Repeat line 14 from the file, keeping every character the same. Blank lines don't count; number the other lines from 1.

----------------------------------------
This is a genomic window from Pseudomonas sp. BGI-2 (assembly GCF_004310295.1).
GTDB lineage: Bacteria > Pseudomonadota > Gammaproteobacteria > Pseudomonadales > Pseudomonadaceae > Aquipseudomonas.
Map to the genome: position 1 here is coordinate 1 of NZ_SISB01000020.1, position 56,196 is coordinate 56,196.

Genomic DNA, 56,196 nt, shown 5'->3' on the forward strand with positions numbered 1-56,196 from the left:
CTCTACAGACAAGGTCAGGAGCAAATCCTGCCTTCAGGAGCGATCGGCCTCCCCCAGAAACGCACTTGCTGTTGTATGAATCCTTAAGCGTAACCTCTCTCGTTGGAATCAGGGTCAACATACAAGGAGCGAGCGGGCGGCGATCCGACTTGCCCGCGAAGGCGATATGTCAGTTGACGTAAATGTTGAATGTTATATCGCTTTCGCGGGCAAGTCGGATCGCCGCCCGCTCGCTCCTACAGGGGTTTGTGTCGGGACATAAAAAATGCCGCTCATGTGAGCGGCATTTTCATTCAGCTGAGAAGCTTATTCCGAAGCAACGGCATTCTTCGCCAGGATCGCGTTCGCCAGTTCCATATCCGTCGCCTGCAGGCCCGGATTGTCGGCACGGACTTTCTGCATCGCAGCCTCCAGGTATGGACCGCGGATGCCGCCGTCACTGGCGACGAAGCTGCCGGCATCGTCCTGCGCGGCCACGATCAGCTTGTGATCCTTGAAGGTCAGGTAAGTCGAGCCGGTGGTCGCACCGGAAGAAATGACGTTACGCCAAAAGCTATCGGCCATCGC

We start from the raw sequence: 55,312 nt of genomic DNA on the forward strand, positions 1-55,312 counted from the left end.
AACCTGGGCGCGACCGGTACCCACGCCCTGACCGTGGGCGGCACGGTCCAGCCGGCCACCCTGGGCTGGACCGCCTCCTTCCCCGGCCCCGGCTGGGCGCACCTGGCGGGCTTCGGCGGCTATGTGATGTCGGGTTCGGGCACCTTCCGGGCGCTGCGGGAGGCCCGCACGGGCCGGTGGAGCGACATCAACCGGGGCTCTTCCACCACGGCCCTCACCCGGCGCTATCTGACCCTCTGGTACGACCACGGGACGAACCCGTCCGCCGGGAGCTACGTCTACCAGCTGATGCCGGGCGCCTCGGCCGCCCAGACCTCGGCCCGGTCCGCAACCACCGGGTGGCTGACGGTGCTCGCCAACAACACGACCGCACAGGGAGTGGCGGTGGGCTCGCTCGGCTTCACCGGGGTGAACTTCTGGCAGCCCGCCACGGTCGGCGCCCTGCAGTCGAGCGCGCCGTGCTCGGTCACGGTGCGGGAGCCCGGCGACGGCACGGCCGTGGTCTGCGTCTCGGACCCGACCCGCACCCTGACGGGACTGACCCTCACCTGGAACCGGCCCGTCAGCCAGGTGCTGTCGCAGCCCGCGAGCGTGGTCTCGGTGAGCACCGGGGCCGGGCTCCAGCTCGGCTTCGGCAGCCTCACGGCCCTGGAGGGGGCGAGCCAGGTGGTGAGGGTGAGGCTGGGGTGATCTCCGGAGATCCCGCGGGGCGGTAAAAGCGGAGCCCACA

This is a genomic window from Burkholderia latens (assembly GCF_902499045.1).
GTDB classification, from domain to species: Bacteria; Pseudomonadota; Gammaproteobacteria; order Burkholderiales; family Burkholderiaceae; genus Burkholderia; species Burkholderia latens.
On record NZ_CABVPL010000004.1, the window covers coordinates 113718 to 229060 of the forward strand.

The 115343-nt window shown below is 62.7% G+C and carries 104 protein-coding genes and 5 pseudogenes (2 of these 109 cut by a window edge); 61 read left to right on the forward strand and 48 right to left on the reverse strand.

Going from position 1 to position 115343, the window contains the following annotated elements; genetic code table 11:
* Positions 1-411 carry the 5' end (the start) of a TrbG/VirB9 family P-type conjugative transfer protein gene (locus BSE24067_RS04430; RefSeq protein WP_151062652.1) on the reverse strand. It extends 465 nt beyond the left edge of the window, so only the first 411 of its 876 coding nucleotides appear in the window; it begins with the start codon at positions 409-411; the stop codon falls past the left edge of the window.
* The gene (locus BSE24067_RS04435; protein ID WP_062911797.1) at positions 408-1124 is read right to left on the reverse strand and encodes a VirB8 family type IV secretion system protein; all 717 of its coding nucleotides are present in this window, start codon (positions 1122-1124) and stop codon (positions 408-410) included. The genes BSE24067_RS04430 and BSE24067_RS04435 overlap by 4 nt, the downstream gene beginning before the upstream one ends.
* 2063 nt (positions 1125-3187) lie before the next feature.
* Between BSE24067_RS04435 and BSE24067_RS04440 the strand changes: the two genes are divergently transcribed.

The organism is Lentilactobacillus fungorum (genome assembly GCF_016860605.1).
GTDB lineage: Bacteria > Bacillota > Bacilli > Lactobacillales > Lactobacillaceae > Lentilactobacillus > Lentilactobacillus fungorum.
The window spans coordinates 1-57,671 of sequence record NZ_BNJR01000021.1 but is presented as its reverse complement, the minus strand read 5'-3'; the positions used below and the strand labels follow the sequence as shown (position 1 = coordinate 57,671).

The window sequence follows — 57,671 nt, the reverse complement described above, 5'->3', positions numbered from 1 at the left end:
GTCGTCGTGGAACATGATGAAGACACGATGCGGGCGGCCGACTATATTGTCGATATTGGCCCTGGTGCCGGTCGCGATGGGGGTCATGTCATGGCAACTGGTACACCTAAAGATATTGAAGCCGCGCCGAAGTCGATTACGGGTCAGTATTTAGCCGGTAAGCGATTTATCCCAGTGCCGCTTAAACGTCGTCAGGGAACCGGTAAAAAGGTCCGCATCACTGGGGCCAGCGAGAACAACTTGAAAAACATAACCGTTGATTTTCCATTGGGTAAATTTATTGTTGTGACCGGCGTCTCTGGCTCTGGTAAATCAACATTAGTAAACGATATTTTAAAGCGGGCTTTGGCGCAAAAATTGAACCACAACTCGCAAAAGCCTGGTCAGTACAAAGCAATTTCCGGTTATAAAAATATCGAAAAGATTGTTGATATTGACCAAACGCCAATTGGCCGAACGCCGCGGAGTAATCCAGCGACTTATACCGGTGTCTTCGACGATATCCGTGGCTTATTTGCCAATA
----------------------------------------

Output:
* The gene (locus BSE24067_RS04435; protein ID WP_062911797.1) at positions 408-1124 is read right to left on the reverse strand and encodes a VirB8 family type IV secretion system protein; all 717 of its coding nucleotides are present in this window, start codon (positions 1122-1124) and stop codon (positions 408-410) included. The genes BSE24067_RS04430 and BSE24067_RS04435 overlap by 4 nt, the downstream gene beginning before the upstream one ends.